The governing body for international athletics (IAAF) will be equalising distances among the senior men and women at the world cross-country championships in 2017. IAAF is calling for national-level associations to adopt the same.
It is time for national, state and club level cross-country competitions in Australia to enter the twenty first century. Persisting with unequal distances for men and women in cross-county running is archaic. This practice is nothing but the remnant of an era when pseudoscientific ideas around infertility and other gynaecological matters once saw women banned from track events longer than 200 metres. Thankfully, women now have access to all the same events on the Olympic track as the men.
Earlier this year, I wrote a letter to the CEO of Athletics Victoria on just this matter but received no reply. It seems that ambivalence prevails in our national and state governing athletic bodies.
A recent news story in Canadian Running Magazine by Sinead Mulhern sums up exactly the sentiment that reigns here in Victoria. A motion by Canadian Interuniversity Sport to commit to gender equality in cross-country racing distances from 2016 was voted down at a meeting of coaches. One of the arguments put forward by the coaches was that “tampering with the race distances will result in lower female turnout in the sport”. This seems incredulous when you consider the already low participation rates in women’s cross-country running in Canada, Australia and elsewhere overseas. The comment by Cross-Country/Track & Field Head Coach in Laval, Felix-Antoine Lapointe, is poignant: “…it’s a sad promotion of the sport to send a message that the women are not able to run the same distance as the men.”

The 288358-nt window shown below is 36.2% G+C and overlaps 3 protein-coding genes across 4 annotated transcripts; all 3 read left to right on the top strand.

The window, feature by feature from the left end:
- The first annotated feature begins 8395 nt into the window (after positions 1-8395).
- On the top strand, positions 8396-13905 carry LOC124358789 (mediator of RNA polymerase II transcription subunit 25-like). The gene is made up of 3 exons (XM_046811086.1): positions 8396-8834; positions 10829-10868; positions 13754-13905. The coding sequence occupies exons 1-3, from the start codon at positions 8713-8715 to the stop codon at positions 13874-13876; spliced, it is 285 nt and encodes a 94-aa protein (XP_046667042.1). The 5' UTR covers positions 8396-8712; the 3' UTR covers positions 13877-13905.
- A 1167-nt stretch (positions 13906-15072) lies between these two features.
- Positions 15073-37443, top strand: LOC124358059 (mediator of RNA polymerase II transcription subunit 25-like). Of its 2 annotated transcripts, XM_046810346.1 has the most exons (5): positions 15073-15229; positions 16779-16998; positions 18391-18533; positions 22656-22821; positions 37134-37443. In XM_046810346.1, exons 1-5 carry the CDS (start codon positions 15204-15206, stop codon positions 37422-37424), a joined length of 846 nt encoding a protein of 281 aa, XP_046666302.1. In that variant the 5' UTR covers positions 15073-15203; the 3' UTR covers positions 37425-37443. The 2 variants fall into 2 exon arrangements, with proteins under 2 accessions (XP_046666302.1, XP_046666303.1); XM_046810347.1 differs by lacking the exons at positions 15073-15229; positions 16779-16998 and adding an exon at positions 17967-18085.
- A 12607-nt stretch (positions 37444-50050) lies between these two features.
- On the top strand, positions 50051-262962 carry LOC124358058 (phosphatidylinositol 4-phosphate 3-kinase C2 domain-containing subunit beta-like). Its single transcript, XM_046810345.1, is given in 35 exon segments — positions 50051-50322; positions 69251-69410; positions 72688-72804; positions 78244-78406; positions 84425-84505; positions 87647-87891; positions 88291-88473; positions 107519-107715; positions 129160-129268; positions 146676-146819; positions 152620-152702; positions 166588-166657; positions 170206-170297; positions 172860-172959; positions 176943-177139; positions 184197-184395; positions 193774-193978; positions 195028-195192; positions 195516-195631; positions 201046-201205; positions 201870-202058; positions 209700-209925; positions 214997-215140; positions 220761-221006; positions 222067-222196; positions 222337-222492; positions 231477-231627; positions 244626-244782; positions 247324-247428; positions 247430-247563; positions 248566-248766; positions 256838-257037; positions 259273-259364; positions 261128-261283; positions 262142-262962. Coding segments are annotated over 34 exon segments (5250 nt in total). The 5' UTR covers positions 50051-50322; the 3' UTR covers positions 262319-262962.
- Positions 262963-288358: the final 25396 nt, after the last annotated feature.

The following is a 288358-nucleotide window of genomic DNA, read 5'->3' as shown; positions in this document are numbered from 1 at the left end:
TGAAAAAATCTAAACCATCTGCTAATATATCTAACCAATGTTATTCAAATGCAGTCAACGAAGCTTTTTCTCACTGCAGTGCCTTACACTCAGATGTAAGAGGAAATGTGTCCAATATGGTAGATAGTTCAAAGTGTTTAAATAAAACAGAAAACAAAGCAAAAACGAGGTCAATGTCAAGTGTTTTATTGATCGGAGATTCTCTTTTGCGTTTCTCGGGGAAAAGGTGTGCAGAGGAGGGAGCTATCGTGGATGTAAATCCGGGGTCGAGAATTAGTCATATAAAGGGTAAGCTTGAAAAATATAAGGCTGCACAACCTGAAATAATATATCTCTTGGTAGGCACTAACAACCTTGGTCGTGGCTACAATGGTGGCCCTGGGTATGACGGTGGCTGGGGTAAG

In this day and age, such promotion might actually be driving the low participation rates. After all, dumbing down races for women in our national and state cross-country programs seems out of synch with a lot of other racing opportunities that exist for women in the broader running community. Fun runs, trail runs, triathlons, endurance running, etc., are all popular sanctioned events for women who get to run the same distance as the men.
Athletics Victoria might think it overcomes any gender discrimination by currently allowing women to enter men’s races in its cross-country program. However, any points earned by a woman competing in a men’s event are credited towards the men’s team of her registered athletic club, not her own women’s team. A strong disincentive therefore operates at the club level for women to ‘cross over’ into a men’s race, as this act will actually bring about lost points for her women’s team.
It is ironic, but we have a fine culture in Athletics Victoria of men supporting and nurturing our female champions. Brenda Carr, to cite one, attributes her Olympic success in part to the supportive training environment she enjoyed with the male runners in her athletics club during her lead up to the 1960 Rome Olympic Games when the 8oo metres was reintroduced for women. Yet, Brenda also fought a battle at the local club level here in Victoria to have the 800 meters included for women in regular interclub competitions. That was over 50 years ago.
Whatever the argument might be for keeping the status quo, you cannot deny that the current cross-country programs offered here in Australia by the national and state athletic governing bodies are discriminatory. Now that the IAAF has sanctioned equal distances for men and women at the world cross-country championships, a shift to equal status in Australia is inevitable. The question is ‘How long will it take?’